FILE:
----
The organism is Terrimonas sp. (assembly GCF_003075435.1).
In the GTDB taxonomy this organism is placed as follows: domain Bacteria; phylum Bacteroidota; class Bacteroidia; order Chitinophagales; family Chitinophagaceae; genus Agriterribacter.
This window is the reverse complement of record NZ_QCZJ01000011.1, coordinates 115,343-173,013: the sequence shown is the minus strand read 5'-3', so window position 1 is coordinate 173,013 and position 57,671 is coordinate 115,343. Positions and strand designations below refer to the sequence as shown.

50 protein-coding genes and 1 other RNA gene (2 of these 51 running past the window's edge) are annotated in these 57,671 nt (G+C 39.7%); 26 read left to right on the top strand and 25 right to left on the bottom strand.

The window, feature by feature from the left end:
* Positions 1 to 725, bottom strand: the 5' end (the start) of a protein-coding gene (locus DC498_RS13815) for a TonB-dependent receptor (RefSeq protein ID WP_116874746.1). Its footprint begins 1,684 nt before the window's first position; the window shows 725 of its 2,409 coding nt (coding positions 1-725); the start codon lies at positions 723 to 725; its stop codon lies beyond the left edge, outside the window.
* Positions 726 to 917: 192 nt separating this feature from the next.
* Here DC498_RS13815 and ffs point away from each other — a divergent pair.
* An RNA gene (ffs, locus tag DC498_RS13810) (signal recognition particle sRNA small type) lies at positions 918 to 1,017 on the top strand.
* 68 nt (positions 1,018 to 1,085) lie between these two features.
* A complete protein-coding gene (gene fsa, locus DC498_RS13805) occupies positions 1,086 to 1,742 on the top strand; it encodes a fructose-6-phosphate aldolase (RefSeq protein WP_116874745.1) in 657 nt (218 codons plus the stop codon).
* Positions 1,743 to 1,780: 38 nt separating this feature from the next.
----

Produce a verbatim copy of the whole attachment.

The organism is Terrimonas sp. (assembly GCF_003075435.1).
In the GTDB taxonomy this organism is placed as follows: domain Bacteria; phylum Bacteroidota; class Bacteroidia; order Chitinophagales; family Chitinophagaceae; genus Agriterribacter.
This window is the reverse complement of record NZ_QCZJ01000011.1, coordinates 115,343-173,013: the sequence shown is the minus strand read 5'-3', so window position 1 is coordinate 173,013 and position 57,671 is coordinate 115,343. Positions and strand designations below refer to the sequence as shown.

50 protein-coding genes and 1 other RNA gene (2 of these 51 running past the window's edge) are annotated in these 57,671 nt (G+C 39.7%); 26 read left to right on the top strand and 25 right to left on the bottom strand.

The window, feature by feature from the left end:
* Positions 1 to 725, bottom strand: the 5' end (the start) of a protein-coding gene (locus DC498_RS13815) for a TonB-dependent receptor (RefSeq protein ID WP_116874746.1). Its footprint begins 1,684 nt before the window's first position; the window shows 725 of its 2,409 coding nt (coding positions 1-725); the start codon lies at positions 723 to 725; its stop codon lies beyond the left edge, outside the window.
* Positions 726 to 917: 192 nt separating this feature from the next.
* Here DC498_RS13815 and ffs point away from each other — a divergent pair.
* An RNA gene (ffs, locus tag DC498_RS13810) (signal recognition particle sRNA small type) lies at positions 918 to 1,017 on the top strand.
* 68 nt (positions 1,018 to 1,085) lie between these two features.
* A complete protein-coding gene (gene fsa, locus DC498_RS13805) occupies positions 1,086 to 1,742 on the top strand; it encodes a fructose-6-phosphate aldolase (RefSeq protein WP_116874745.1) in 657 nt (218 codons plus the stop codon).
* Positions 1,743 to 1,780: 38 nt separating this feature from the next.